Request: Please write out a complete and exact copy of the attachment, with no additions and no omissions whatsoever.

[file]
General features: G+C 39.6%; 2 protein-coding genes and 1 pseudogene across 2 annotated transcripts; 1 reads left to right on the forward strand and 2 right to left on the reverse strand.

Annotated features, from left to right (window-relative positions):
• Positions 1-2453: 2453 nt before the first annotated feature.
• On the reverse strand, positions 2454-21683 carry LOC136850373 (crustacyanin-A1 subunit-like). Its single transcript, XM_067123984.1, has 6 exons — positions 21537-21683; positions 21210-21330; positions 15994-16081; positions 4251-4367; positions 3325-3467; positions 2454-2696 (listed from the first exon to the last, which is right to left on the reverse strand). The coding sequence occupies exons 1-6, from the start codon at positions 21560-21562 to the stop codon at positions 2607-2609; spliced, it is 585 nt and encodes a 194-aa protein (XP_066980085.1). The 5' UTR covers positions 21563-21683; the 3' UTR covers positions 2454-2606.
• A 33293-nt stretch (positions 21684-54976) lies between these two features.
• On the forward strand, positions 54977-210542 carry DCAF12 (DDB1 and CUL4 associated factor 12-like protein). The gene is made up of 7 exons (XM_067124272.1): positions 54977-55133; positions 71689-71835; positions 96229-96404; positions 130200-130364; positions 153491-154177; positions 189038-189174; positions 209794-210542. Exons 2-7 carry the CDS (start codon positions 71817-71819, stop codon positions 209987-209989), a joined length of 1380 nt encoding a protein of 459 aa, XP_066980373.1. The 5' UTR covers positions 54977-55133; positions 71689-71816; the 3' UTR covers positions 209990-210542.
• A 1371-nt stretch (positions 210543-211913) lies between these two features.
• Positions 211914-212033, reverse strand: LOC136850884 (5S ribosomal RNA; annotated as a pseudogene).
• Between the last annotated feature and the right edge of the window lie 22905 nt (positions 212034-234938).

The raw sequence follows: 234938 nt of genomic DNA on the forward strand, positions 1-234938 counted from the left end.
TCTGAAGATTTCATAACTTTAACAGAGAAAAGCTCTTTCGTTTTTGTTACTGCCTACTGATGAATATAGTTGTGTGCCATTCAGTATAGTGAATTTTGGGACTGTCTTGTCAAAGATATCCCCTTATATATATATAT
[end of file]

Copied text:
General features: G+C 39.6%; 2 protein-coding genes and 1 pseudogene across 2 annotated transcripts; 1 reads left to right on the forward strand and 2 right to left on the reverse strand.

Annotated features, from left to right (window-relative positions):
• Positions 1-2453: 2453 nt before the first annotated feature.
• On the reverse strand, positions 2454-21683 carry LOC136850373 (crustacyanin-A1 subunit-like). Its single transcript, XM_067123984.1, has 6 exons — positions 21537-21683; positions 21210-21330; positions 15994-16081; positions 4251-4367; positions 3325-3467; positions 2454-2696 (listed from the first exon to the last, which is right to left on the reverse strand). The coding sequence occupies exons 1-6, from the start codon at positions 21560-21562 to the stop codon at positions 2607-2609; spliced, it is 585 nt and encodes a 194-aa protein (XP_066980085.1). The 5' UTR covers positions 21563-21683; the 3' UTR covers positions 2454-2606.
• A 33293-nt stretch (positions 21684-54976) lies between these two features.
• On the forward strand, positions 54977-210542 carry DCAF12 (DDB1 and CUL4 associated factor 12-like protein). The gene is made up of 7 exons (XM_067124272.1): positions 54977-55133; positions 71689-71835; positions 96229-96404; positions 130200-130364; positions 153491-154177; positions 189038-189174; positions 209794-210542. Exons 2-7 carry the CDS (start codon positions 71817-71819, stop codon positions 209987-209989), a joined length of 1380 nt encoding a protein of 459 aa, XP_066980373.1. The 5' UTR covers positions 54977-55133; positions 71689-71816; the 3' UTR covers positions 209990-210542.
• A 1371-nt stretch (positions 210543-211913) lies between these two features.
• Positions 211914-212033, reverse strand: LOC136850884 (5S ribosomal RNA; annotated as a pseudogene).
• Between the last annotated feature and the right edge of the window lie 22905 nt (positions 212034-234938).

The raw sequence follows: 234938 nt of genomic DNA on the forward strand, positions 1-234938 counted from the left end.
TCTGAAGATTTCATAACTTTAACAGAGAAAAGCTCTTTCGTTTTTGTTACTGCCTACTGATGAATATAGTTGTGTGCCATTCAGTATAGTGAATTTTGGGACTGTCTTGTCAAAGATATCCCCTTATATATATATAT